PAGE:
19 Nov Designing the Future with Some Help from the Library
If you want to be wowed and inspired by what young people are doing these days, spend some time with these three students in the Multi-Disciplinary Design Program (College of Architecture + Planning) here at the U. Matthew Hansen, Sumner Swaner, and Ethan Powell each spend considerable time in the library’s ProtoSpace doing 3D printing and using the virtual reality equipment for class projects.
Their current work revolves around a class trip to Yellowstone National Park where they immersed themselves in the natural habitat and then developed individual projects pertaining to real and theoretical challenges.
Sumner’s project is centered on the research that is being done on the bison population in Yellowstone National Park. Wildlife biologists have been studying the bison for many years to monitor diseases, track their population size, and assess health. However, It was not until 2018 that they began to study them in more detail. Yellowstone Forever instituted a citizen science project that collaborates closely with the Yellowstone Bison Management Team to document ungulate herd demographics and collect scat samples. To improve the study materials used by the biologists, Sumner designed a research kit that would store these items in a convenient and light-weight case: a new-and-improved compact antenna, a cooler for scat samples, a scat scoop, and a mobile phone.
“ProtoSpace makes it so easy for me to rapidly prototype products, and the staff is amazing when it comes to working through a complicated 3D print.”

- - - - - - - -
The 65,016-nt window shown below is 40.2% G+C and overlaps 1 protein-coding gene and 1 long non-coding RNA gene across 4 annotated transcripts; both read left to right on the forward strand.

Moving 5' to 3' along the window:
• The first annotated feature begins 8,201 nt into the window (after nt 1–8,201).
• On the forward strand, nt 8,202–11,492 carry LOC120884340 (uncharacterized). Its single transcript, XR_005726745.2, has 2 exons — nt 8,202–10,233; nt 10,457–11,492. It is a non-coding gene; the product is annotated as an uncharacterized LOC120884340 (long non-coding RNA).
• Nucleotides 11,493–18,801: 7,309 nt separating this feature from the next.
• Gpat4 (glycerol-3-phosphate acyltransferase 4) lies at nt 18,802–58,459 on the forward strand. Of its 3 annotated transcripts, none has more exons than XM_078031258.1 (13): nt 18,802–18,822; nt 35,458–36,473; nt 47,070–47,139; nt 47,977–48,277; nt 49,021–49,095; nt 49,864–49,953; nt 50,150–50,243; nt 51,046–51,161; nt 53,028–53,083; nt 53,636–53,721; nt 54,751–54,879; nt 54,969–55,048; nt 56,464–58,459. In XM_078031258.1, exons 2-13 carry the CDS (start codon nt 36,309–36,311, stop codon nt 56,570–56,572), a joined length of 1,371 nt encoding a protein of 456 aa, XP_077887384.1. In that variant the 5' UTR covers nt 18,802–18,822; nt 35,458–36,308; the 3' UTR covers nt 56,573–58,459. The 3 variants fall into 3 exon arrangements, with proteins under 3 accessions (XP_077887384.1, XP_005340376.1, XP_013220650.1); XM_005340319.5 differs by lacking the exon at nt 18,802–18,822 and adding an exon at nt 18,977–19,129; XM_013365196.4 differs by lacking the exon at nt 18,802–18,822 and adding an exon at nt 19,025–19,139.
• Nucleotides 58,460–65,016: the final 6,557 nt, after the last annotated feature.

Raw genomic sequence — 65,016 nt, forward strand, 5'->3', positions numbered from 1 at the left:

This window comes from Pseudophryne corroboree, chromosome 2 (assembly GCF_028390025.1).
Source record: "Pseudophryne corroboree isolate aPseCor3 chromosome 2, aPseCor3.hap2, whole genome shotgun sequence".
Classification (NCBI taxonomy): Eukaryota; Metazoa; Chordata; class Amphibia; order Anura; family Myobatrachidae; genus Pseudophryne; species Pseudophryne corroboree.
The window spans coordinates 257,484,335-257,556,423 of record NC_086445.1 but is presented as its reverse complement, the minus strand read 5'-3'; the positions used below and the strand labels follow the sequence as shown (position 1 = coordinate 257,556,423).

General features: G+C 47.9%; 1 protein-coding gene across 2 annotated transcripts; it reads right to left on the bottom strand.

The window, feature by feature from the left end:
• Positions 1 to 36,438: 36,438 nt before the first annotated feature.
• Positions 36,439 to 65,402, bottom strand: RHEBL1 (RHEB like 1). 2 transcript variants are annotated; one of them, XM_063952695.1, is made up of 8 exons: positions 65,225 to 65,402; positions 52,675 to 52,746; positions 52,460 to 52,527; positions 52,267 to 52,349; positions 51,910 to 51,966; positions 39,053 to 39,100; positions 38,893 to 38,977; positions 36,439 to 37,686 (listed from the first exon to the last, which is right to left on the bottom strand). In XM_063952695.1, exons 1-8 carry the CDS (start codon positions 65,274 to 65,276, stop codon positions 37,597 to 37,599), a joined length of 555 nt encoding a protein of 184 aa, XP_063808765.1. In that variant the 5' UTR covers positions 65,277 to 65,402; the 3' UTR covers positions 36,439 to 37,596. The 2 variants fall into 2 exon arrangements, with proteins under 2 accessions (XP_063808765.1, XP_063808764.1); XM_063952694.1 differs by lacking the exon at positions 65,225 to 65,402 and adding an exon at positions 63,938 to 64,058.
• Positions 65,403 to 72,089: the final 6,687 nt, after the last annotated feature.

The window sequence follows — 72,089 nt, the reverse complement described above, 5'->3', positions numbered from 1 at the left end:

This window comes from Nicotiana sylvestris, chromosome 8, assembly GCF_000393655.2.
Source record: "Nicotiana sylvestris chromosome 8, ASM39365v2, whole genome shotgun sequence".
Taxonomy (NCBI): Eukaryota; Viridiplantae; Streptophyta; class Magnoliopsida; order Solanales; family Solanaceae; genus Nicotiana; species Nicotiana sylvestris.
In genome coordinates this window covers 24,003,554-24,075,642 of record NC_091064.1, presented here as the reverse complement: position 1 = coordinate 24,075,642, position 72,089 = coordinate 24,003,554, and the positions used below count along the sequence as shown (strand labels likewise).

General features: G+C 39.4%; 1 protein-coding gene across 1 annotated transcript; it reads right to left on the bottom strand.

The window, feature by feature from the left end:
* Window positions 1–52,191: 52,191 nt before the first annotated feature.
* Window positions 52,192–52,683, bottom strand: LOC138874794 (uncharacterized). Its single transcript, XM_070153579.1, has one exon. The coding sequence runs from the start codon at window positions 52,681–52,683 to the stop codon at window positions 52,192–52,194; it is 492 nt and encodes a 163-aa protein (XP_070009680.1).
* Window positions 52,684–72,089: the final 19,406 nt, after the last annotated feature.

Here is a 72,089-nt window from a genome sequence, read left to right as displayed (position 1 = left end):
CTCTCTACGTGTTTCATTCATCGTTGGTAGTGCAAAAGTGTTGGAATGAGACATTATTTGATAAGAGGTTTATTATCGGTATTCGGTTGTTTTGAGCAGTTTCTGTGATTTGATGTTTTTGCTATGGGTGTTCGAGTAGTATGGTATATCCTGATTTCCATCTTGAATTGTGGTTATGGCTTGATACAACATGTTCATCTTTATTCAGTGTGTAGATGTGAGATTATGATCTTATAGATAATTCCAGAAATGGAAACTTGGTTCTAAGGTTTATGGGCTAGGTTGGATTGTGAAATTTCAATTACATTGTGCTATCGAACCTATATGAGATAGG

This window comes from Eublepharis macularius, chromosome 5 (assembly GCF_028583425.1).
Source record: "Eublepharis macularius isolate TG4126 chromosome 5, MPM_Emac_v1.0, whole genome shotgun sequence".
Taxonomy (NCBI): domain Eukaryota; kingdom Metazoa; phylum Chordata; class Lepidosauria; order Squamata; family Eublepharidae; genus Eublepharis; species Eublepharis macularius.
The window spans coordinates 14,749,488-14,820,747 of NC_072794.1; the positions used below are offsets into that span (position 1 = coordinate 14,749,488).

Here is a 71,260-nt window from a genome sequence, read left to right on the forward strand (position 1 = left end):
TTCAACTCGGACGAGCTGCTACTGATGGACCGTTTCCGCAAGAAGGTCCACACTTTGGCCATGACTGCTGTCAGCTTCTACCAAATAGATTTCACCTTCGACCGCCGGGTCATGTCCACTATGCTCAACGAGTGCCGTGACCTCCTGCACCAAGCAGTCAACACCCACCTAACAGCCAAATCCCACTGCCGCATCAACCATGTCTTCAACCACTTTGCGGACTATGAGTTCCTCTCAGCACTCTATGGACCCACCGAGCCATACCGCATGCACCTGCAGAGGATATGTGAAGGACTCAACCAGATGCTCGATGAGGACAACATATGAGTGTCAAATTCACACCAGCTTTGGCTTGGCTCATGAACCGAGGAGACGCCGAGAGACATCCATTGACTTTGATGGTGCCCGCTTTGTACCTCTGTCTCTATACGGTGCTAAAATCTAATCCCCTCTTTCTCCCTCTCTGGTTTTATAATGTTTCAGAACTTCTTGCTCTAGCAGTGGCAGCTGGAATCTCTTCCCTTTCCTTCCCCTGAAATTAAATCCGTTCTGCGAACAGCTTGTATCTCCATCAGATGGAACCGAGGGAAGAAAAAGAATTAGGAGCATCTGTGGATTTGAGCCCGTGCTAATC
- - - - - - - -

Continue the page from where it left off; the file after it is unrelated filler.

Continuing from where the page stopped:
Matthew is working on speculative design. His project imagines Yellowstone and the western states surrounding after the eruption of the super volcano. The land is covered in ash and isn’t inhabitable by humans or wildlife. He has developed the idea of transferring consciousness to the humans who have survived. This would allow those humans to be assisted by robots that would inform the humans how to live in the new wasteland.
Every year Yellowstone sees an increase in visitors, which means more congestion and noise in the park. So Ethan has recorded the “sound pollution” with the objective of reducing it. Through his discursive process, he has designed a mask that visitors would wear. The masks would allow individuals to communicate with one another but without emitting any noise outside the masks. The benefits would include a quieter park for both humans and wildlife, as well as an enhanced experience for the visitors, who would be directed to more fully embrace their experience and recognize their impacts on the natural environment.